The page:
If you were Ruby Pepperdine, you might have wondered why that was. Why the sky moved the way it did. And because you were with Gigi, you would ask.
And Gigi would fold both arms around you and explain about orbits and rotations and black holes and the cosmos. She would tell you about big things, bigger than anything you could really understand well enough to explain to your best friend, Lucy, the next dayâbut while she was telling you, you would have understood it. And while she was saying that the earth moved around the sun, which was itself a star moving around in a dizzying, centerless space, you would have been able to believe it.
And to believe the opposite.
That the center of everything was right here in Bunning, on top of Pepperdine Motors, safe in the circle of Gigi's hug.
“Your grandma would have been so proud of you,” Aunt Rachel says. She is brushing powdered sugar out of Carter-Ann's hair, but she is talking to Ruby. “Like George Washington's wig.” That she says to Carter-Ann. Some people get confused by the way Aunt Rachel slides in and out of talking to her kids and talking to the people in front of her. Grocery clerks, especially. But Ruby is always able to figure it out.
“Thanks.” Ruby grins at her aunt. Normally, Ruby would help Aunt Rachel with Carter-Ann, but to do so now would mean stepping out of the chalk circle. Staying in the circle seems like part of the magic. Like this is where fate or the Universe or Captain Bunning will find her. Like this is the spot she's supposed to be in for her wish to come true.
All around her, people are claiming their own spots along Cornelius Circle, clanking open folding chairs and setting down coolers. Some moms fold blankets over the edge of the curb, where they hope their kids will sit for the duration of the parade, even though year after year those same kids can't help but leap to their feet the moment they hear the far-off
of Officer Imus's patrol car. Often people toss candy from the floats, and the kids want to be ready. Ruby gets that. She wants to be ready too.
“Willow, use your napkin. Don't give the baby any more donut, Carter-Ann.” Aunt Rachel has switched to dusting sugar off the head of Baby Amelia. “You know how Gigi loved this parade.”
“I remember,” Ruby says. Gigi was the only grown-up Pepperdine who didn't drive a Pepperdine Motors convertible in the parade. She had too many other places she belonged. Some years she sang with the Sweet Adelines, and others she joined the Planetary Society's Night Owls, all wearing their enormous star costumes, forming constellations as they walked the route. When Gigi was on the city council, she'd had the chance to ride in the back of a Pepperdine Motors convertible, but she marched with Grannies for Groceries instead, handing out flyers about the charity food pantry. Ruby had always loved waving to Gigi as she passed, and having Gigi and all the Night Owls or Grannies or Adelines wave back. It made her feel like she was part of the parade, even if she was only standing to the side of things.
At the funeral home, people had said they could not imagine the Bunning Day Parade without Gigi in it. But here it is. Or here it is about to be.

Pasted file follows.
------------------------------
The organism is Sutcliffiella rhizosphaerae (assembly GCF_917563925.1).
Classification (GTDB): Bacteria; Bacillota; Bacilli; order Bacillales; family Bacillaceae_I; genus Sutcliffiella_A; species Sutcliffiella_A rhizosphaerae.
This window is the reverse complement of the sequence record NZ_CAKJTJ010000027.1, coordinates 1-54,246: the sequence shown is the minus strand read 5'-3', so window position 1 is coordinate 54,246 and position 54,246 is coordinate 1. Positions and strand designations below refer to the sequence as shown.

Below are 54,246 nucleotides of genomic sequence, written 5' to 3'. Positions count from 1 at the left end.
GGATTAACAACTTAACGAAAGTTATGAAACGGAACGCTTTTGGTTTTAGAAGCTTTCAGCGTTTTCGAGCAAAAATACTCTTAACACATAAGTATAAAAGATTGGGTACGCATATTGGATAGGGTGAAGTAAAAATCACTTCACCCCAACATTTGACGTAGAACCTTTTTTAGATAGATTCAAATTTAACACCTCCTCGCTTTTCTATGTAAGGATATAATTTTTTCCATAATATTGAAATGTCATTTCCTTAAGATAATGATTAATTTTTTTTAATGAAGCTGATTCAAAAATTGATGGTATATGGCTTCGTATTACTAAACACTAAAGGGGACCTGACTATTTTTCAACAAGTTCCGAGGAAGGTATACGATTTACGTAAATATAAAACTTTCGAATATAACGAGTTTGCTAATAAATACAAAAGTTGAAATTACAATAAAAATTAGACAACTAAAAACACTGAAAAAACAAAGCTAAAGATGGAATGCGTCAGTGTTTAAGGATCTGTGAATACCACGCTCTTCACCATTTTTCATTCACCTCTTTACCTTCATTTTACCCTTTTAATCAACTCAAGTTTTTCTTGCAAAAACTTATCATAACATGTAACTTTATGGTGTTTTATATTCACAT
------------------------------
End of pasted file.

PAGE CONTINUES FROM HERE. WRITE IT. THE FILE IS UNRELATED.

Across the street from where Ruby is standing, someone has set up a row of milk crates with little pillows on them. That's one of the nice things about Bunning. You can set up your seats for a parade and go off to get a balloon or a bag of donuts, and nobody will mess with them.
Beyond the crates Ruby can see Memorial Park, which is filled with tall white tents. Many are artists' booths or have kiddie games like Ring Toss and Fish-a-Prize. Some house food vendors: chowder and falafels and hot dogs. The busiest tent is the one Mr. DeNiro sets up for Delish, the local donut shop. When they'd first arrived, Aunt Rachel had left Ruby in the circle in the square while she went there to buy powdered sugar Snow Wonders and chocolate Ã©clairs for the girls.
The real Delish, the store, is on the opposite side of the park. On regular days business is pretty brisk there, but on Bunning Day it is the Delish tent that is really busyâso busy that all the DeNiro kids have to work in it. Derek comes down from Dartmouth to help, and Delilah, who runs track at the high school, works the register, as does her sister, Danielle. Even the youngest DeNiro, who is Ruby's age, has to work. His name is Nero.
“What if the parade doesn't come?” Willow asks.
“It will come, silly pie!” Ruby tells her. “It always comes.” She boops Willow's nose with her index cards. Her essay is written on those cards. Ms. Kemp-Davie, the school librarian, had suggested that Ruby use very large printing, and so even though it takes only a minute to read her essay aloud, she has fifteen cards in her hand.
“That says âtiny.'” Willow's finger, which moments ago had popped the last bit of Ã©clair into her mouth, taps a chocolate swirl onto the top card on Ruby's stack. “Something âtiny.'”
“Close,” says Ruby. She squats down so Willow can see the card better. “It says âdestiny.'”
“Destiny? It's like fate. Like how things are supposed to happen.”
“Let me see!” Willow tugs at the destiny card, and the entire stack flies out of Ruby's hand.
For a moment the world slows down. The cards hang in midair as Ruby reaches for them. It is almost as if she can read the wordsâ
holes made him famous
tired of drifting around